Before the pandemic started (and my brain could words), I really enjoyed participating in Twitter writers chats. They’re pretty fun. Often, the first question asked is our name and the genre we write in. I almost always write something like this:
Hi, I’m Cait (like cat). I’m a humorist who writes space opera with aliens and dessert…
And this is true. I identify as a humorist who primarily uses the genre of space opera as her vehicle for writing adventures for my aliens. In my short fiction, however, I write in many genres. I discovered I could actually do this when invited to participate in ’Nathan Burgoine’s flash fiction challenge in 2018. He noted how humour gets injected into all my stories, regardless of the genre.
While I love being fun, I don’t always write lighthearted stuff. I am Irish by citizenship and culture, and I think I’ve adopted the tradition of exploring serious themes while weaving humour into the plotlines. Also, my young autistic brain growing up was always drawn to comedians and hilarious characters in fiction. Snark hooked me right in. I read MAD magazine religiously and repeatedly.
During my life, I’ve been confronted with pretty difficult trials. Humour has always been a way to help me gain power during a struggle, to lift myself out of the trenches, and/or to overcome gaslighting and ableism.
This is reflected in my writing as well. While I love when people say they have laughed heartily at the comedic elements in my work, I feel especially good when readers also notice that humour is not the only element there.
Life is full of nuance.
Even when I read works that aren’t my own, like the stories in the Nothing Without Us anthology, I don’t consider that collection something to be labelled under Humour, even though several stories use humour really well. Because I’m immersed in disabled and autistic culture, I know how strong a role humour plays in our daily lives. For some of us, it keeps us from head-desking into another dimension.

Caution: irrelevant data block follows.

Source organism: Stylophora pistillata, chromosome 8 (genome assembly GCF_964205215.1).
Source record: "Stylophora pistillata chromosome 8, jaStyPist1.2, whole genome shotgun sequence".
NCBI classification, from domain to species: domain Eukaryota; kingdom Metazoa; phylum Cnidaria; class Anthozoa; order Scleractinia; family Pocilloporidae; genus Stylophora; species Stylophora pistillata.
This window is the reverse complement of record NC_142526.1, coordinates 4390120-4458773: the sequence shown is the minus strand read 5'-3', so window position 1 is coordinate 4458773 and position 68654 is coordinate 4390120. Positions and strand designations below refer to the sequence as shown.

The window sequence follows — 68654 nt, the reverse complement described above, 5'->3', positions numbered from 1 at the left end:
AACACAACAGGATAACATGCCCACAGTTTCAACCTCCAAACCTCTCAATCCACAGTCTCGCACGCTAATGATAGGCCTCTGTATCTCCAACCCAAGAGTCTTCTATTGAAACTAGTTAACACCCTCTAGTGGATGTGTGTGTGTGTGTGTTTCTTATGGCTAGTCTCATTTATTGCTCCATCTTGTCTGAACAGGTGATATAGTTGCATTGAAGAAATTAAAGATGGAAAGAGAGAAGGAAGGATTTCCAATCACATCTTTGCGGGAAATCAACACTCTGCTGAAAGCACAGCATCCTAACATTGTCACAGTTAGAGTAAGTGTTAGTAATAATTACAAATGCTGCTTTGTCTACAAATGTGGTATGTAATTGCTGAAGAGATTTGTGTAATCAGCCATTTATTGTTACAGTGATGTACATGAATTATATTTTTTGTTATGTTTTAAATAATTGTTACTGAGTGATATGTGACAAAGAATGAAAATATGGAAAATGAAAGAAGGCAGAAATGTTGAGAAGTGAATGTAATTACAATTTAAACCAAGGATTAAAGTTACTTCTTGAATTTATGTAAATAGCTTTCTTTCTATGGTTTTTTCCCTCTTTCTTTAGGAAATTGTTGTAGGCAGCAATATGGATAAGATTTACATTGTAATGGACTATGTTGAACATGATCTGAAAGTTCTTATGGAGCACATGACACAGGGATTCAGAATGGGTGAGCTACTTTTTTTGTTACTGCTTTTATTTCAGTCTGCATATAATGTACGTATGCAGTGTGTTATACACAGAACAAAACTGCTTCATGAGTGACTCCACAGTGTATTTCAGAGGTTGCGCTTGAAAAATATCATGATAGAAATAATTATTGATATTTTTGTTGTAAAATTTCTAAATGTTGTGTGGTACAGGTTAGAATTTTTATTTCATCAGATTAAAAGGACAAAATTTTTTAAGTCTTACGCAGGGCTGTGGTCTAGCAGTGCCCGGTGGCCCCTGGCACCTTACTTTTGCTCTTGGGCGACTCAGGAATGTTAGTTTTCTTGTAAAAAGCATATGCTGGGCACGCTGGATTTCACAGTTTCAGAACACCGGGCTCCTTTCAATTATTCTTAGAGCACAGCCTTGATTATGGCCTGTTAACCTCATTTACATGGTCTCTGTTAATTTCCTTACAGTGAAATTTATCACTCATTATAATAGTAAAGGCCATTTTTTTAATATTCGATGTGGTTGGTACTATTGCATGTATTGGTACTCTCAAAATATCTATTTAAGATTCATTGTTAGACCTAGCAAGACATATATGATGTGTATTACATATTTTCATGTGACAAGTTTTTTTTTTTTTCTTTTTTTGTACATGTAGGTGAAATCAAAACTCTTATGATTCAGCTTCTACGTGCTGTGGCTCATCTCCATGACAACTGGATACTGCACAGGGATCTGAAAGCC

What I find to be a crying shame is when those of us who are humour authors are typecast as “vacuous.” I don’t know how many times people have thought I’m not serious enough. Could write music to it, really, and call the album: Do Your Feet Hurt When You Jump to Conclusions? When I think about all the hardships I have survived in my life, I know I can feel as serious as a stroke. Even to this day, I manage situational depression and anxiety. I also have to deal with pain 24/7. And don’t get me started about being autistic around neurotypical perceptions. Eeesh.
And I’m not alone. How many times have we noticed comedians who have admitted they deal with mental health challenges? They live with it perhaps daily in some cases and are still so bloody funny. I can’t speak for everyone, but for me humour doesn’t cure, but it lessens the sting so I can face hardships and get the help I need. It’s a respite. When I can laugh, even using twisted humour with my BFF who gets me and won’t make The Face™, then I know I’ll eventually be okay.
In my book The Stealth Lovers, Xax is reflective of me, in a way. He’s always got a quip or funny remark at hand. But when a longtime life goal of having a family gets quashed, two souls call him out. They tell him his humour is his greatest asset, but he shouldn’t use it against himself. I wrote that to remind me (and perhaps others like Xax and I) to reach out when in pain and not cover it up with jokes. Xax is probably my funniest character. Or least he’s the most fun to write. But he’s not one dimensional. Humorous people rarely are.
I’m not exactly sure why I’m writing this post. Maybe I just wanna share how I feel about my fellow comedic authors. Maybe I just want to let colleagues know not to make us into living tropes. There’s more to us than the ha-ha-ha.
We might be funny because things have been far too serious for us.
Cait Gordon is a disability advocate who wants everyone to be wise and prevent the spread of COVID-19!
She’s also the author of Life in the ’Cosm and The Stealth Lovers. When Cait’s not writing, she’s editing manuscripts and running The Spoonie Authors Network, a blog whose contributors manage disabilities and/or chronic conditions. She also teamed up with Kohenet Talia C. Johnson to co-edit the Nothing Without Us anthology (now a 2020 Prix Aurora Award nominee) in an attempt to take over the world.